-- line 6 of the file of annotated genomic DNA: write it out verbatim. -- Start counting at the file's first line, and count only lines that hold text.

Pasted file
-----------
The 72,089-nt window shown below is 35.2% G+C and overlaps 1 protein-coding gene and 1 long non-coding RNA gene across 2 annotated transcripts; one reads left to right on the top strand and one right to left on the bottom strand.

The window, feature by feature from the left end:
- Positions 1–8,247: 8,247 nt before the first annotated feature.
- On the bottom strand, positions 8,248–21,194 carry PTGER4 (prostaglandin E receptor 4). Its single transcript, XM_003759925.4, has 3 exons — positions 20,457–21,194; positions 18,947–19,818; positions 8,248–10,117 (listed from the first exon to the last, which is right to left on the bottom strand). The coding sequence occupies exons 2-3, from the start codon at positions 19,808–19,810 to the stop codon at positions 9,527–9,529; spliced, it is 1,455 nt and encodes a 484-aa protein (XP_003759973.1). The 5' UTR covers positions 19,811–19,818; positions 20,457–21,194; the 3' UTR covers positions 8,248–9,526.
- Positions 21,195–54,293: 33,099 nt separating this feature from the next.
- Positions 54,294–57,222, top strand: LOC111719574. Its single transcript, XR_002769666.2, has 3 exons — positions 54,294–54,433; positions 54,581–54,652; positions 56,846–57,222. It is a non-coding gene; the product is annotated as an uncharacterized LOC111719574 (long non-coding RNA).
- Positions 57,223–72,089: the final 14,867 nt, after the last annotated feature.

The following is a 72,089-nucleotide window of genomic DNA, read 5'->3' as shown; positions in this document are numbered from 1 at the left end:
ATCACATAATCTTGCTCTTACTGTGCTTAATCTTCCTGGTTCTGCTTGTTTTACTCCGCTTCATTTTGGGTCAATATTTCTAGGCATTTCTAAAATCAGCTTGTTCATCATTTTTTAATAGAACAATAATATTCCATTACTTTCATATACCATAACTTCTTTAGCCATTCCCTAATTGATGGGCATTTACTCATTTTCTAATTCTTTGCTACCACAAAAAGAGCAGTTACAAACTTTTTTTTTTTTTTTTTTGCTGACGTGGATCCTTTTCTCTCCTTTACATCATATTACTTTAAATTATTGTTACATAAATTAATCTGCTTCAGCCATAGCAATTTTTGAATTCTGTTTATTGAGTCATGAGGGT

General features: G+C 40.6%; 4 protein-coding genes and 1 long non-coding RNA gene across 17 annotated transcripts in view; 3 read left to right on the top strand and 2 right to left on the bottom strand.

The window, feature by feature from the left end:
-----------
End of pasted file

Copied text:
- Positions 54,294–57,222, top strand: LOC111719574. Its single transcript, XR_002769666.2, has 3 exons — positions 54,294–54,433; positions 54,581–54,652; positions 56,846–57,222. It is a non-coding gene; the product is annotated as an uncharacterized LOC111719574 (long non-coding RNA).